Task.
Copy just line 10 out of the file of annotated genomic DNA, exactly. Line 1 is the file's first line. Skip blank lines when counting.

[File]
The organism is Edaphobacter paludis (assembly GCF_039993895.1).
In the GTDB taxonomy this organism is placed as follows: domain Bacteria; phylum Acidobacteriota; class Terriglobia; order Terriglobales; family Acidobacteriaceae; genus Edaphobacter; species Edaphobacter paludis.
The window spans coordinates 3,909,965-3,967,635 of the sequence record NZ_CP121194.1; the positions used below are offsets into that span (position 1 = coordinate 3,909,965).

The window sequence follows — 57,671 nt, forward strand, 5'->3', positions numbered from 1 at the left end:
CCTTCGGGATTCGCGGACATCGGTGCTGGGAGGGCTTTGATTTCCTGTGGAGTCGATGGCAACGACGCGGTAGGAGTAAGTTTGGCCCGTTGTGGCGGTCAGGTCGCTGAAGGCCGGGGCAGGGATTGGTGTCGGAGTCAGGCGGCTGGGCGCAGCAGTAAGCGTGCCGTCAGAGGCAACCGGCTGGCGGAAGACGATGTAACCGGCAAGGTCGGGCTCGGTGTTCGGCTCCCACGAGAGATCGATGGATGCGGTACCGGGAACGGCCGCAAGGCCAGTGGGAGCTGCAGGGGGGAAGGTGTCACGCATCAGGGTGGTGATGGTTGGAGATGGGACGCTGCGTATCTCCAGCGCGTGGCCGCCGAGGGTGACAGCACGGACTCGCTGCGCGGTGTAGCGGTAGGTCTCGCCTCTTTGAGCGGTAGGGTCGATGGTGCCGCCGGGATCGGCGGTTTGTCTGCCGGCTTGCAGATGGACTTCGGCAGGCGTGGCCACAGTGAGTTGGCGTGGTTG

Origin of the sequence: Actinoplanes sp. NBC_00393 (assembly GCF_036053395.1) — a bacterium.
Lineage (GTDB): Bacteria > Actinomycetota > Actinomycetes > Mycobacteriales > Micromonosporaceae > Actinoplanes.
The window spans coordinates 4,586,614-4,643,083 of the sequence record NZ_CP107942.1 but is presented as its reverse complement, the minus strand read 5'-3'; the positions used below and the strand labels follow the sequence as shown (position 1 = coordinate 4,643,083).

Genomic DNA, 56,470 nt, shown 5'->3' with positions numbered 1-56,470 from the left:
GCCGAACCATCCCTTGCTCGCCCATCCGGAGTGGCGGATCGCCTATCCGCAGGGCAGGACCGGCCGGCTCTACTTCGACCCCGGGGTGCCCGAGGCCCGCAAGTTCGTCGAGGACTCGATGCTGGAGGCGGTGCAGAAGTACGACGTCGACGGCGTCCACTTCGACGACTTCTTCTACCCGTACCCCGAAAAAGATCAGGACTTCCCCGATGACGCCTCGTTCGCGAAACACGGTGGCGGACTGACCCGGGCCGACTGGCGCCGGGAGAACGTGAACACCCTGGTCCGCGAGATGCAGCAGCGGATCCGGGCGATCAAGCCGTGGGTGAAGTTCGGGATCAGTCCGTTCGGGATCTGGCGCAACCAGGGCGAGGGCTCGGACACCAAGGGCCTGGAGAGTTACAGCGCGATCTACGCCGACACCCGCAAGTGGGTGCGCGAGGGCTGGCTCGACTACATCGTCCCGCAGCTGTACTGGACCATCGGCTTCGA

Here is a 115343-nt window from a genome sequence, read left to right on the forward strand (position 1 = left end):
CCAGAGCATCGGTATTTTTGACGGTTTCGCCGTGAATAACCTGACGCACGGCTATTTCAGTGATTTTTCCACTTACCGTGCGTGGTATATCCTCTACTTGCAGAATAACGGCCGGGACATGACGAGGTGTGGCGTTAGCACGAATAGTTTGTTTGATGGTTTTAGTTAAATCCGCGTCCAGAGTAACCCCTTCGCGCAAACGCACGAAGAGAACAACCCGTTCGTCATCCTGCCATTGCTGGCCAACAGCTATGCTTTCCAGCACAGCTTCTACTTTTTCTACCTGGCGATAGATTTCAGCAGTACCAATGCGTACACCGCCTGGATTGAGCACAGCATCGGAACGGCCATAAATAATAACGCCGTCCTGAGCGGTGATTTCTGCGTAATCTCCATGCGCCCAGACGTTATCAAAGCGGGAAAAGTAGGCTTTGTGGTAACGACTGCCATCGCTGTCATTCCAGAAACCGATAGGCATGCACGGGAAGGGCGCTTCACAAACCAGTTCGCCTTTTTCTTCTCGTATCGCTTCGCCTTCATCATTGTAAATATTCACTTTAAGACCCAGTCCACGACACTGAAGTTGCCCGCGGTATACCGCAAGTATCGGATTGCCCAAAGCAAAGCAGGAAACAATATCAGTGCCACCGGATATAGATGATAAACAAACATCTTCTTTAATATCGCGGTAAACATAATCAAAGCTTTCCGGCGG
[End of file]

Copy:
GCCGAACCATCCCTTGCTCGCCCATCCGGAGTGGCGGATCGCCTATCCGCAGGGCAGGACCGGCCGGCTCTACTTCGACCCCGGGGTGCCCGAGGCCCGCAAGTTCGTCGAGGACTCGATGCTGGAGGCGGTGCAGAAGTACGACGTCGACGGCGTCCACTTCGACGACTTCTTCTACCCGTACCCCGAAAAAGATCAGGACTTCCCCGATGACGCCTCGTTCGCGAAACACGGTGGCGGACTGACCCGGGCCGACTGGCGCCGGGAGAACGTGAACACCCTGGTCCGCGAGATGCAGCAGCGGATCCGGGCGATCAAGCCGTGGGTGAAGTTCGGGATCAGTCCGTTCGGGATCTGGCGCAACCAGGGCGAGGGCTCGGACACCAAGGGCCTGGAGAGTTACAGCGCGATCTACGCCGACACCCGCAAGTGGGTGCGCGAGGGCTGGCTCGACTACATCGTCCCGCAGCTGTACTGGACCATCGGCTTCGA